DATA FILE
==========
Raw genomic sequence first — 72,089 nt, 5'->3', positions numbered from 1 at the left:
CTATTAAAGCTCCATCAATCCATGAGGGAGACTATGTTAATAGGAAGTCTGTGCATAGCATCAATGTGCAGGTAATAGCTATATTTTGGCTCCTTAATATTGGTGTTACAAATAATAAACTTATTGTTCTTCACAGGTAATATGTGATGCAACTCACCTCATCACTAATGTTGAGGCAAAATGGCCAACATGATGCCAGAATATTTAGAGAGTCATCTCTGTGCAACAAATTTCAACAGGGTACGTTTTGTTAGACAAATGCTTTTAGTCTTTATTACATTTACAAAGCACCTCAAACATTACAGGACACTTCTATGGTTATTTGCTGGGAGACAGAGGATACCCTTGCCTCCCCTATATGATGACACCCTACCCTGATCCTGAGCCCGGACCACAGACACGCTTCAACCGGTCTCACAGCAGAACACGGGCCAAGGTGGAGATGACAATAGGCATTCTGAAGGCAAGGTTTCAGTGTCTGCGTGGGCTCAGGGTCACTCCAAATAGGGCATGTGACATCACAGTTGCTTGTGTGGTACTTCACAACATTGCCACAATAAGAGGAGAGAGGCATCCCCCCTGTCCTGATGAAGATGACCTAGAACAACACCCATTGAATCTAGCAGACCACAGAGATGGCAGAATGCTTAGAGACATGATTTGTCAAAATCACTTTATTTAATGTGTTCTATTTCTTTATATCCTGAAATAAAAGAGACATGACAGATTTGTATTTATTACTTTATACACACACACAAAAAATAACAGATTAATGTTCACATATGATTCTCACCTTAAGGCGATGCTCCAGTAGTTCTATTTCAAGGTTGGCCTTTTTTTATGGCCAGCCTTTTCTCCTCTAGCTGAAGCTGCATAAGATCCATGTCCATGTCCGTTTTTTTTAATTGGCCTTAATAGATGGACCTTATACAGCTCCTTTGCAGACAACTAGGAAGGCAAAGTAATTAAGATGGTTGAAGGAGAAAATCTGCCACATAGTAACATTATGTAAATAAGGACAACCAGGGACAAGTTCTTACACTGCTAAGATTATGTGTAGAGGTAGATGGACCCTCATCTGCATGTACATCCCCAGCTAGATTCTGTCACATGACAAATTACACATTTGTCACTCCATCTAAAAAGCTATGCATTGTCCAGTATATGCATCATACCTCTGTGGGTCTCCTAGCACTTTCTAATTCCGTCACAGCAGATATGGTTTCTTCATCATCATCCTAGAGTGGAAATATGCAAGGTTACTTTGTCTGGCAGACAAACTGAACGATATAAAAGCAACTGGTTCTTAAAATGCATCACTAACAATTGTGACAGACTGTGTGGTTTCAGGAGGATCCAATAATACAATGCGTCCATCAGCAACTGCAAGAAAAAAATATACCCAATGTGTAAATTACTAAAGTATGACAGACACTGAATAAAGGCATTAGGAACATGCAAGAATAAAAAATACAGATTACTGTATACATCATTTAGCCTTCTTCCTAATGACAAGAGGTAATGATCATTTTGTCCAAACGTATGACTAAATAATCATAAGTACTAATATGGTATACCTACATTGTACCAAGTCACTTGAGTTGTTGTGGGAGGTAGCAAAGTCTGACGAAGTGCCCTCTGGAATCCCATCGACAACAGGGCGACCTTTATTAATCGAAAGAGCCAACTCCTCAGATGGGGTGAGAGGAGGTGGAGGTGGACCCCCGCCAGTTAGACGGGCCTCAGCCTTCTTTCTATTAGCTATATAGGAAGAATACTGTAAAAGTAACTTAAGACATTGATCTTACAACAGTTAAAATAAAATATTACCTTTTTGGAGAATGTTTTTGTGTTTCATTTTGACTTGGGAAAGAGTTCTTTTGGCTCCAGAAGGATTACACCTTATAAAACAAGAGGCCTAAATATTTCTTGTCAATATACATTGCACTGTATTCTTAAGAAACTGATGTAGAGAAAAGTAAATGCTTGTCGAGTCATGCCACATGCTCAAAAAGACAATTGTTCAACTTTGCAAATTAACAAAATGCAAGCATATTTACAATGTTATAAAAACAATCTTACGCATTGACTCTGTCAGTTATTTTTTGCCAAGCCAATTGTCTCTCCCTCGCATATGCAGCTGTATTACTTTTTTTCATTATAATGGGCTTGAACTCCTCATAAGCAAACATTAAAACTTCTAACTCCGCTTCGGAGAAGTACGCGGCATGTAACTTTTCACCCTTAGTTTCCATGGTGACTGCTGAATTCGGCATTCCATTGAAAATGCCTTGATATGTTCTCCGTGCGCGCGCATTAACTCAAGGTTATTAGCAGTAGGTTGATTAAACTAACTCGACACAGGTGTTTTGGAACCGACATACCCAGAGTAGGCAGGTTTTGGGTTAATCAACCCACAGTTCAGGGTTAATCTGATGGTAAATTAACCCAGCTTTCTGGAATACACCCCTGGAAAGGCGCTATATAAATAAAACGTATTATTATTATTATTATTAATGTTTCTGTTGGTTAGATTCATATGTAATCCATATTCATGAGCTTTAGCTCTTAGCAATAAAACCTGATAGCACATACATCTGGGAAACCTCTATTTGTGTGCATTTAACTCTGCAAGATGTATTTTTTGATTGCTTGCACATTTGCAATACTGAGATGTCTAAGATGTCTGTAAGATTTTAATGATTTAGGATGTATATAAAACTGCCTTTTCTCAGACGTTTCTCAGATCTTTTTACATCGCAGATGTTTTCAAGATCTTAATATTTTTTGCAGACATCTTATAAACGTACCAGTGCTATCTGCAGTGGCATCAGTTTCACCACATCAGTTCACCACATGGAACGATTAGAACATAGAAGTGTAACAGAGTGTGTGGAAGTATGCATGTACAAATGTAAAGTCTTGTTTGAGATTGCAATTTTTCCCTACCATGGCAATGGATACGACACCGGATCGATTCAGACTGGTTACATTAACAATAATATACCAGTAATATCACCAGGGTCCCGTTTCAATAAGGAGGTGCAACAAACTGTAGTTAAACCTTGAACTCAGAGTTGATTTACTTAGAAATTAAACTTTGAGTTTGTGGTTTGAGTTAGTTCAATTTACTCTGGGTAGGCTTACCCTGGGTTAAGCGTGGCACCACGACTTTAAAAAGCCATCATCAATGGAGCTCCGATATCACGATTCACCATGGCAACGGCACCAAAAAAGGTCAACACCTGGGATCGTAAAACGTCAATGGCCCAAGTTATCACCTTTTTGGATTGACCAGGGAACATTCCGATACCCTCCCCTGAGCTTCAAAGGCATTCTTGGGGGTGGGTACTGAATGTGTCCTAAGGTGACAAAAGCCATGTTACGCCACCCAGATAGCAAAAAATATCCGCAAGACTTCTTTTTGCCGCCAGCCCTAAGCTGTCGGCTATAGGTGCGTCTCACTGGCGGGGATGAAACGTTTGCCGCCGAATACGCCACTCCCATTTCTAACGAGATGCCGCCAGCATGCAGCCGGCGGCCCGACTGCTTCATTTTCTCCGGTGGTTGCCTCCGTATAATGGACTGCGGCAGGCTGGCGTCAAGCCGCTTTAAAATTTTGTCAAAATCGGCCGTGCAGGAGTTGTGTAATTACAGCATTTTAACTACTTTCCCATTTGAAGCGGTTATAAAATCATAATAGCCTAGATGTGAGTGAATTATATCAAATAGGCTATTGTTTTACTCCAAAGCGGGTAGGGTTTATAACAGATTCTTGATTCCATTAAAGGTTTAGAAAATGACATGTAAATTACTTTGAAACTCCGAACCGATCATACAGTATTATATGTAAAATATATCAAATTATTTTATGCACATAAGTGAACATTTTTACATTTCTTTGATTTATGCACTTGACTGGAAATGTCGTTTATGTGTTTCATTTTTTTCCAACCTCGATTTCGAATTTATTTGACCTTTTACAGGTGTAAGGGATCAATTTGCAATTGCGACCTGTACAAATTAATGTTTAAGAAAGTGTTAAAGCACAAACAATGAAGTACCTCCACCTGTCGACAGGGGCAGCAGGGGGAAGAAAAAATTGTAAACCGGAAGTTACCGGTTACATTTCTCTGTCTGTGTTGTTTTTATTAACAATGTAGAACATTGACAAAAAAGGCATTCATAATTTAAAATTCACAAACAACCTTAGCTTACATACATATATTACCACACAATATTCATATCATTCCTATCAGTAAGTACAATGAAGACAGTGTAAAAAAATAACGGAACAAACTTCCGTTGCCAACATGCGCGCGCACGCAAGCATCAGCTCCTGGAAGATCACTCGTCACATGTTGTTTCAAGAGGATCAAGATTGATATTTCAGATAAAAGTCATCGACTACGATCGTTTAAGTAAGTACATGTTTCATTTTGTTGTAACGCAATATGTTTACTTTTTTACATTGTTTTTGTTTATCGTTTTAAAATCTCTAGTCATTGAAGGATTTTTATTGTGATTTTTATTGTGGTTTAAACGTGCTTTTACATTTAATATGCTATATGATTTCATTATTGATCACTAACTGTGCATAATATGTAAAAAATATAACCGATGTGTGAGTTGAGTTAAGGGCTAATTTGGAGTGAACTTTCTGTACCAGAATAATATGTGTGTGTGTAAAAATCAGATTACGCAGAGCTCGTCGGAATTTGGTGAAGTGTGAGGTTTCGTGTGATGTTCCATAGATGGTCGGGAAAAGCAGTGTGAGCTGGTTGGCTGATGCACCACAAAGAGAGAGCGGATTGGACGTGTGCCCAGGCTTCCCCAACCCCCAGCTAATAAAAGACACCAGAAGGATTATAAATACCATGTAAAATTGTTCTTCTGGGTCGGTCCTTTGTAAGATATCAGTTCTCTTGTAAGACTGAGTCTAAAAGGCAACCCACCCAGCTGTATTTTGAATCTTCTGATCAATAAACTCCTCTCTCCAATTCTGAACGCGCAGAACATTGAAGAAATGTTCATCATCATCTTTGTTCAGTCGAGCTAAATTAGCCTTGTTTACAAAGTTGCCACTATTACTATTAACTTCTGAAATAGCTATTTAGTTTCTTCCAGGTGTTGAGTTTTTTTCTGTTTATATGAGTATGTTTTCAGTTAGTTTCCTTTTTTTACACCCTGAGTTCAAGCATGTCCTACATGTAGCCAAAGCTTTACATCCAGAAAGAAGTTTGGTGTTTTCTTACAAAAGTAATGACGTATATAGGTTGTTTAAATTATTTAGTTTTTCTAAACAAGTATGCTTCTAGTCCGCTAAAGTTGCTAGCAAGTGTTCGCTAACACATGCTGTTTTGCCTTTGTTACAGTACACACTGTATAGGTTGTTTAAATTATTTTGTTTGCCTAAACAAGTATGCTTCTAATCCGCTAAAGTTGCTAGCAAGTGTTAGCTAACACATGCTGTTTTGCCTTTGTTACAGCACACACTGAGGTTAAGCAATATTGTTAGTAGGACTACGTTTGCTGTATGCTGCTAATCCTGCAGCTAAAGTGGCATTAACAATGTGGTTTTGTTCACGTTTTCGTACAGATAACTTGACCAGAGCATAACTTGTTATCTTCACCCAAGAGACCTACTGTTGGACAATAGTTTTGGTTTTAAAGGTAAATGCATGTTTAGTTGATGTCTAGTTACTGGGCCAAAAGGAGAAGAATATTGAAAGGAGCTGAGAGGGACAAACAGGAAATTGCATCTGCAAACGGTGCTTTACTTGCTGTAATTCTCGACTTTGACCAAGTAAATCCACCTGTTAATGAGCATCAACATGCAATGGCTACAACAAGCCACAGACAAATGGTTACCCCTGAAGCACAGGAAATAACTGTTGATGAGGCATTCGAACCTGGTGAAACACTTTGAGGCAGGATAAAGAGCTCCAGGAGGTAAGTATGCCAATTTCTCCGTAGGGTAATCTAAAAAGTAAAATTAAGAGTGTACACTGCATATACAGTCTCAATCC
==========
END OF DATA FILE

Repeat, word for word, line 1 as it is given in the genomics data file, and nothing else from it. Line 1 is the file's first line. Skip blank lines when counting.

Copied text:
Raw genomic sequence first — 72,089 nt, 5'->3', positions numbered from 1 at the left: